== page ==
Captain Obvious to World: America's In a Recession
Now that it's official, what can the average person expect?
Yesterday, the National Bureau of Economic Research (NBER) confirmed what analysts, the unemployed and garden slugs have known for months: America is in a recession.
And the sound you heard echoing across the globe was a billion sets of eyeballs rolling.
According to official calculations, the downturn can be traced back to the final gasp of a 73-month economic expansion in December 2007. The Cambridge Group pinpointed the recession's exact origin by combing through data on production, employment, personal income and sales.
On the heels of the news, the Dow Jones Industrial Average tanked 7.7%, closing the day down a whopping 680 points. The plunge followed a week-long upswing in the stock market that was capped by a better-than-expected Black Friday.
It's hard not to wonder what took the NBER so long? After a year full of crystal-clear indicators -- everything from a housing crisis to a credit crunch to federal bailouts to rising unemployment to decreased consumer spending -- it's akin to a referee calling a foul in the fourth quarter, when the star point guared had his nose broken before halftime.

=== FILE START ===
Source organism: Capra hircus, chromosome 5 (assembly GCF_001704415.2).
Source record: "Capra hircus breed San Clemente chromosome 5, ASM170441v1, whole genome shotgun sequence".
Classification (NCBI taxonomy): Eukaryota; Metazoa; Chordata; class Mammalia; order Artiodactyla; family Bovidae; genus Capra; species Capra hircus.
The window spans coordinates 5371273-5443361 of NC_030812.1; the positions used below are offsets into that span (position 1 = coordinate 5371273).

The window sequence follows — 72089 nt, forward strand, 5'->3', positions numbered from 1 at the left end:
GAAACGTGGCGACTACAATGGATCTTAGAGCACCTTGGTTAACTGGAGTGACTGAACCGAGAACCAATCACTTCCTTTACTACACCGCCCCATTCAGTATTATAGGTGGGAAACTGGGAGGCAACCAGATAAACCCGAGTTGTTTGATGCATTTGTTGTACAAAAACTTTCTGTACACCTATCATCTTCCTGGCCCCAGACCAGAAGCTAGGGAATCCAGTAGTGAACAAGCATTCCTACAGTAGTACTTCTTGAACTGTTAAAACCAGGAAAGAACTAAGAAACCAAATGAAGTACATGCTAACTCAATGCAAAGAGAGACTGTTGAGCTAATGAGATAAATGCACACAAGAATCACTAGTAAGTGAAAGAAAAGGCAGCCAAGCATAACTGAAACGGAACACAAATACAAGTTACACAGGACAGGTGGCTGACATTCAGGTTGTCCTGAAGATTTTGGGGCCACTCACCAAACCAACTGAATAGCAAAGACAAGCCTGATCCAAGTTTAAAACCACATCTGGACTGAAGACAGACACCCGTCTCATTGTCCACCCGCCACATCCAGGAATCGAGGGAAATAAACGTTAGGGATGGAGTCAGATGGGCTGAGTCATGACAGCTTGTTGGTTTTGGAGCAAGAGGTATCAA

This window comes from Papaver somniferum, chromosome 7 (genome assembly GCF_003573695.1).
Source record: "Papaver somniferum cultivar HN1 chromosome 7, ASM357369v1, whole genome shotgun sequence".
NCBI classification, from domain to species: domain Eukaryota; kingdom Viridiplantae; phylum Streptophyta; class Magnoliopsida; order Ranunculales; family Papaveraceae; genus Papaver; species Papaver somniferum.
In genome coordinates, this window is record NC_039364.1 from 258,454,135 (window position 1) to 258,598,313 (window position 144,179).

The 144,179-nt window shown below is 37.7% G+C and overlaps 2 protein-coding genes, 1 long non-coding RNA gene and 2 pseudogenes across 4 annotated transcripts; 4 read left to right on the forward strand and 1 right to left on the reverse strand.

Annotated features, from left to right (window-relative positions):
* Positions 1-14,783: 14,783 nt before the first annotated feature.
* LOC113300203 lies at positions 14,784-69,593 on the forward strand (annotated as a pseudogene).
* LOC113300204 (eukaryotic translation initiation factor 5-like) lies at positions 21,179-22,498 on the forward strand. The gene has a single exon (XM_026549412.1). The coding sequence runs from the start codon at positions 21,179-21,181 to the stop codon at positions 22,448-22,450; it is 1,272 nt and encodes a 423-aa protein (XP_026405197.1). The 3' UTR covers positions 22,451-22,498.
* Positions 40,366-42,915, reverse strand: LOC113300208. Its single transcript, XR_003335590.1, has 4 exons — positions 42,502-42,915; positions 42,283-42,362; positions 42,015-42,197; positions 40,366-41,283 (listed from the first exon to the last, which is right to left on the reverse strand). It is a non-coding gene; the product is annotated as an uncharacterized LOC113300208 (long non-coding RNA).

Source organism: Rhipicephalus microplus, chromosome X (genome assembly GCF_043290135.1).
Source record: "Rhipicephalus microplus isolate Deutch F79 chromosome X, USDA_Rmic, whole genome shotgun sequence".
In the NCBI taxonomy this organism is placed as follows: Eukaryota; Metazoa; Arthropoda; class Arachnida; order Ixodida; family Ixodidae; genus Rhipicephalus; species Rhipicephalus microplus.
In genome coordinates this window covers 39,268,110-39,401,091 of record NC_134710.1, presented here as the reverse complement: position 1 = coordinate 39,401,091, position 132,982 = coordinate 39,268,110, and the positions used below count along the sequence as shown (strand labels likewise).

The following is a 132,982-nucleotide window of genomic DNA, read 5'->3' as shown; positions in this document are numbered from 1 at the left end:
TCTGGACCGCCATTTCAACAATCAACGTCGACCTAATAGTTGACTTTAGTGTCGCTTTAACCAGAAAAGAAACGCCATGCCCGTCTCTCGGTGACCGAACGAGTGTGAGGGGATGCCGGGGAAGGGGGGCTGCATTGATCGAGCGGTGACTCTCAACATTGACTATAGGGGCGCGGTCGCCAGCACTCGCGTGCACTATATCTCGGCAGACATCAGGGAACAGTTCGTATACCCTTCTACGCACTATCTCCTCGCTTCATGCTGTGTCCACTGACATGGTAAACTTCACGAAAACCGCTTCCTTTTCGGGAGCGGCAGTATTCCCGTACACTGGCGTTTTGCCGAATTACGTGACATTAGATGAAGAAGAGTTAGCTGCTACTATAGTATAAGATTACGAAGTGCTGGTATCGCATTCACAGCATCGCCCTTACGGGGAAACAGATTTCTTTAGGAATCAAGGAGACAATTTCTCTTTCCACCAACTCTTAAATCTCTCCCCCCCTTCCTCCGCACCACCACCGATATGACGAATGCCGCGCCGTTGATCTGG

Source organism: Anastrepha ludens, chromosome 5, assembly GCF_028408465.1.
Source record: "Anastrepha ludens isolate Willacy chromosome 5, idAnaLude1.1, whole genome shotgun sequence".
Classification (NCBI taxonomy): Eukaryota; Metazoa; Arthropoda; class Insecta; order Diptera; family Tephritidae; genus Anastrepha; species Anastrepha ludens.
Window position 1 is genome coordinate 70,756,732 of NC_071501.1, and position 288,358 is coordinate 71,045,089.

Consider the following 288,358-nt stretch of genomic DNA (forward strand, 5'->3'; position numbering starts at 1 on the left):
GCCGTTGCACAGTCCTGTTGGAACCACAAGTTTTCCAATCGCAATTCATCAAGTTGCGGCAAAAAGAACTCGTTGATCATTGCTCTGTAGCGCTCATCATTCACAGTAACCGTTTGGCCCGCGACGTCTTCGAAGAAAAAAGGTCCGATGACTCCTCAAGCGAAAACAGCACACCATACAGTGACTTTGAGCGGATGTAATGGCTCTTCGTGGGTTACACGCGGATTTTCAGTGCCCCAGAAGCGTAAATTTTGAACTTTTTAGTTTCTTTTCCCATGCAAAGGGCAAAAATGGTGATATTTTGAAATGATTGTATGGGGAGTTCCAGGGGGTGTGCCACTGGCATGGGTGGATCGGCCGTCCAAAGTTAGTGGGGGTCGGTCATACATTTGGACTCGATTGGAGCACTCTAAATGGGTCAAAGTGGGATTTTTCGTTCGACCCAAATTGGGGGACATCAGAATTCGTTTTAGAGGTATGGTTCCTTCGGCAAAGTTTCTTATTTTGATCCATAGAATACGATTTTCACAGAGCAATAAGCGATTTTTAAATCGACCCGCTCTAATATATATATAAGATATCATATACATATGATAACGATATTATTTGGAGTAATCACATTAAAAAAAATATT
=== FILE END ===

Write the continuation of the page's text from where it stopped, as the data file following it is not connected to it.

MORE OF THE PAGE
But our collective energy is better channeled looking forward, not backward. Solutions and understanding should be the catch of the day. So, what does a recession mean for the average person?
Minyanville Executive Editor Kevin Depew noted an important connection between the NBER's economic findings and the reaction of the stock market. "Typically, the announcement of the official recession date marks a stock market bottom," he said. "It's not the their fault, it's just that this kind of economic data is backward-looking and not forward-looking."
However, he thinks the current slump will be altogether different from past slowdowns.
"I really think that unlike past recessions -- 2001 and the early 1990s -- this one's going to be much longer and deeper, and that's where it affects the average person on Main Street."
How, exactly? Even more vacant storefronts? Even fewer job opportunities? 401(k)s battered worse than in years past? The degrees of severity may change, but the effects remain the same.
But what about the length of those effects?
"This is going to be one of those situations where the average person looks back and thinks, 'Just when we thought it was over, it was really only beginning.'" Great.
But every valley has a peak: The nation is poised to emerge from this slump stronger and wiser - and the work it takes to get there may even prove rewarding.
"The good news is, America's going to be a much better place on the other side -structurally, economically and socially."
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